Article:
Recommended Reading: The Last Conception September 13, 2014Posted by Onely in book review, Reviews.
Tags: adoption, amatonormative, Buddhism, Gabriel Constans, heteronormative, lesbian relationship, pressure to have children, religious heritage, singles blog, The Last Conception
Gabriel Constans. The Last Conception. Melange Books, LLC. White Bear Lake, Minnesota. 2014.
Gabriel Constans dedicates his book The Last Conception
To Love, in all its manifestations.
We here at Onely are interested in all aspects of the single experience and particularly like to learn about single people from different backgrounds than ourselves (Lisa and I self-identify as white, upper-middle-class, agnostic, heterosexual women). The beginning of Constans’ novel allows us into the world of single scientist and first-generation Indian-American lesbian Savarna, whose parents–still unaware of her sexuality–have been pressuring her for years to marry and give them a grandchild. Any unmarried, child-free reader whose parents have pressured them in this way will wince along with Savarna as her parents become increasingly fervent in their matchmaking–all while Savarna is trying to figure out her relationships with two different women. (I refer to her as “single” because initially she is not part of an “official” couple.)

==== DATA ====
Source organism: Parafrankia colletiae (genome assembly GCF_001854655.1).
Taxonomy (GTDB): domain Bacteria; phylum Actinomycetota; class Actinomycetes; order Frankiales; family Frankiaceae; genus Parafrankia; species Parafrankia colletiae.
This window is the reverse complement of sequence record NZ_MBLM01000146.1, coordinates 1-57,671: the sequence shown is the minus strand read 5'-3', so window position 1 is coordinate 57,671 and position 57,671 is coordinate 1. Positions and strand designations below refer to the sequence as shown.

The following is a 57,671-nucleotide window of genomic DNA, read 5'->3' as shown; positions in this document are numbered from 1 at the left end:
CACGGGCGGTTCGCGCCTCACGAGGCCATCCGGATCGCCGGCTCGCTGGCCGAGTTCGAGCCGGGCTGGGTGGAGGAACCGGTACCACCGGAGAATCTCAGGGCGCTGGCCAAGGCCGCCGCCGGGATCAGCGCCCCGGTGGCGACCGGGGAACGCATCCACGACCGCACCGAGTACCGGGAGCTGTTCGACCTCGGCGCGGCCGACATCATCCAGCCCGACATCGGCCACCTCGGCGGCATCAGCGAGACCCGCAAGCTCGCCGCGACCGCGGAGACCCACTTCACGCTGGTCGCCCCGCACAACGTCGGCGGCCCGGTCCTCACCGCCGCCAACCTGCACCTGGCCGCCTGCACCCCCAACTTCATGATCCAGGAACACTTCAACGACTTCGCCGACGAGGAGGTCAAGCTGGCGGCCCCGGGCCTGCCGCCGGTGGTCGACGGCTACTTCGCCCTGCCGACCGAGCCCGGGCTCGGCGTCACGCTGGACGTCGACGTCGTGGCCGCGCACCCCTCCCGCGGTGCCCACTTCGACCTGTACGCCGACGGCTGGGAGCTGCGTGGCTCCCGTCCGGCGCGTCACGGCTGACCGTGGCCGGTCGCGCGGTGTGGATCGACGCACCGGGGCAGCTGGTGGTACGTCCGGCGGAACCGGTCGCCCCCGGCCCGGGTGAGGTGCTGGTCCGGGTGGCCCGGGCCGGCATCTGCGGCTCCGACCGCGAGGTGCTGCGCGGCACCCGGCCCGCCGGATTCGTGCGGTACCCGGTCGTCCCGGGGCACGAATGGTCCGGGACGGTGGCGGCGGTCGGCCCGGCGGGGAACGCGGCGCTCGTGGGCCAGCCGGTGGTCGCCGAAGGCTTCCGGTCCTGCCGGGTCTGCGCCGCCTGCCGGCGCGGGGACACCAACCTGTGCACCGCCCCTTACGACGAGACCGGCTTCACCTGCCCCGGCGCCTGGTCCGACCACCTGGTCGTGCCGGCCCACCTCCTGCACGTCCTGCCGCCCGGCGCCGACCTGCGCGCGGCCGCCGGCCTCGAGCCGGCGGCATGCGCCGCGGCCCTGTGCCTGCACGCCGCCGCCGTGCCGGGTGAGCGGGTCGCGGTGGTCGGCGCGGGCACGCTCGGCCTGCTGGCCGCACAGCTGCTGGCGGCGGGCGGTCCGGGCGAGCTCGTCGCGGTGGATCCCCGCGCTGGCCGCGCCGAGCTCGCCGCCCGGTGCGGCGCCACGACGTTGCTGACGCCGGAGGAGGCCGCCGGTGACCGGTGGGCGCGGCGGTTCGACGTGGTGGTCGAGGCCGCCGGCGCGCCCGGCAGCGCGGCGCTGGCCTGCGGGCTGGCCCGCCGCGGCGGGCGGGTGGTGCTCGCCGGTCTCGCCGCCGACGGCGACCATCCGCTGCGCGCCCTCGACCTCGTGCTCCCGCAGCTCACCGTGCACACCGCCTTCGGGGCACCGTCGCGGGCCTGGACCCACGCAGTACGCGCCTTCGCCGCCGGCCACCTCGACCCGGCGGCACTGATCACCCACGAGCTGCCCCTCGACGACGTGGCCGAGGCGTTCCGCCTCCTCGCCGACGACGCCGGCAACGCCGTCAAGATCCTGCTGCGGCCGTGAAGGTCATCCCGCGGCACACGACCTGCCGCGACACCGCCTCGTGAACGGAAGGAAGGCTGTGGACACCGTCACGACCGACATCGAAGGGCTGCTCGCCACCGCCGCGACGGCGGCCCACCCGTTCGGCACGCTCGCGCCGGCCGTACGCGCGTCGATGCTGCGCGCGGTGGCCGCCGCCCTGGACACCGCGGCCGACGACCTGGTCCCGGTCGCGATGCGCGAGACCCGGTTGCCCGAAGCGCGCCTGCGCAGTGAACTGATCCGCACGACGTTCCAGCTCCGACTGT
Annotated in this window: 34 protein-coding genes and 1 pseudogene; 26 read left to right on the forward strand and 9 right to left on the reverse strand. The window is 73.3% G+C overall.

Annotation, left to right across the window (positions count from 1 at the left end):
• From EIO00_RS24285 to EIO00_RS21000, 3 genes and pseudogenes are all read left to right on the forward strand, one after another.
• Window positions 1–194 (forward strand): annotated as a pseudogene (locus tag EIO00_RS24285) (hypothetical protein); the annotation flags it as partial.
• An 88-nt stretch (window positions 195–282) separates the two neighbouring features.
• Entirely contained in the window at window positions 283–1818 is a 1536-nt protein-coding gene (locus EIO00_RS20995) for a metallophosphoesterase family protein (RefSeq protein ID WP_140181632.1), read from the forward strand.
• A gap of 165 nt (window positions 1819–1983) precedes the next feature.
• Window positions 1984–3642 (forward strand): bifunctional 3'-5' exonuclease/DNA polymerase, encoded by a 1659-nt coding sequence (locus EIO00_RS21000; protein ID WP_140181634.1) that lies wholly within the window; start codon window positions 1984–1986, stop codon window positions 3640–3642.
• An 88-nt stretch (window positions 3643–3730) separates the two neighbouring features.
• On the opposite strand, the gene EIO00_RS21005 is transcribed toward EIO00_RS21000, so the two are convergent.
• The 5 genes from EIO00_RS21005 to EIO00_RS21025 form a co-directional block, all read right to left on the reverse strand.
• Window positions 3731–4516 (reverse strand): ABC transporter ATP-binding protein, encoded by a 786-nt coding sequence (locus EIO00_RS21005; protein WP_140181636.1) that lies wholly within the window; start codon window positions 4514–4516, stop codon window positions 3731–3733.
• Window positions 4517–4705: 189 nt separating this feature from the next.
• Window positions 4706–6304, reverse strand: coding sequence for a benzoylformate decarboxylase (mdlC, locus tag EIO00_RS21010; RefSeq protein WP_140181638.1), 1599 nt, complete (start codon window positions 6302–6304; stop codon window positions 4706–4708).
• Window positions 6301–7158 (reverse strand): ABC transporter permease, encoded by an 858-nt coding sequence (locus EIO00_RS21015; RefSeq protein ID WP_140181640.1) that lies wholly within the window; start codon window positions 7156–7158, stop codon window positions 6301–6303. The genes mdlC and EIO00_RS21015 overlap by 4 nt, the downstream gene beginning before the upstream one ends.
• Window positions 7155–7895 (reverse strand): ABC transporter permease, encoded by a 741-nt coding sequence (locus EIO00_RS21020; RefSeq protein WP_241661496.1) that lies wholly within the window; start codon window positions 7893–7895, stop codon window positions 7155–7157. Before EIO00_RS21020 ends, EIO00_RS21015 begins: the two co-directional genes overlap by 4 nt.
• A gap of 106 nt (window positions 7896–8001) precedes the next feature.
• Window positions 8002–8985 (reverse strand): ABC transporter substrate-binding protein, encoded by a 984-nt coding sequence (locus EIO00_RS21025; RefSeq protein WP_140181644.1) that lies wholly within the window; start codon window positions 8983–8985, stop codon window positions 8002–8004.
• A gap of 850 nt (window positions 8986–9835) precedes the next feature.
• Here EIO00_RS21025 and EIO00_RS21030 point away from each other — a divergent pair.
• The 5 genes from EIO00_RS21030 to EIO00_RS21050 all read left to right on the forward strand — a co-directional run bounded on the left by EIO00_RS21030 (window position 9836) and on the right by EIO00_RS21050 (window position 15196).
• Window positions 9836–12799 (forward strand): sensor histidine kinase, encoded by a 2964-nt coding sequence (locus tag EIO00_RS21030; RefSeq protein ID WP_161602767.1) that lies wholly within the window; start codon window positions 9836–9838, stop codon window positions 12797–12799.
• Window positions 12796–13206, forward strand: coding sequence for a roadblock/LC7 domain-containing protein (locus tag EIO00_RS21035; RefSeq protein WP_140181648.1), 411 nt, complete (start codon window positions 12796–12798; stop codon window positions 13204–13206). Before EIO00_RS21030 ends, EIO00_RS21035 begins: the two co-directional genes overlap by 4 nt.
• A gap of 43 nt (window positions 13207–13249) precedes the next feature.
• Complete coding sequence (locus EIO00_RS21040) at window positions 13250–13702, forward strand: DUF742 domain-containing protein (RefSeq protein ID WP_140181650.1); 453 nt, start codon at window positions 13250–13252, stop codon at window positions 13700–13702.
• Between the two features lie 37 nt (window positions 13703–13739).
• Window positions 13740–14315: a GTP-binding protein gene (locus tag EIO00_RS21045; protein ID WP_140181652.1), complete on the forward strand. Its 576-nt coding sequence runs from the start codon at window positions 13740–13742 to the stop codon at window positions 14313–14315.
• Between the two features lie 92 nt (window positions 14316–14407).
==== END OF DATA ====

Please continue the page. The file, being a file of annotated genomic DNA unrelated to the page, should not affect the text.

Appropriately, as an embryologist Savarna spends her working hours manipulating eggs and sperm to help women conceive. She herself, however, doesn’t feel the tick-tock of her biological clock. If she did, this book wouldn’t exist. (Or it would be very boring.)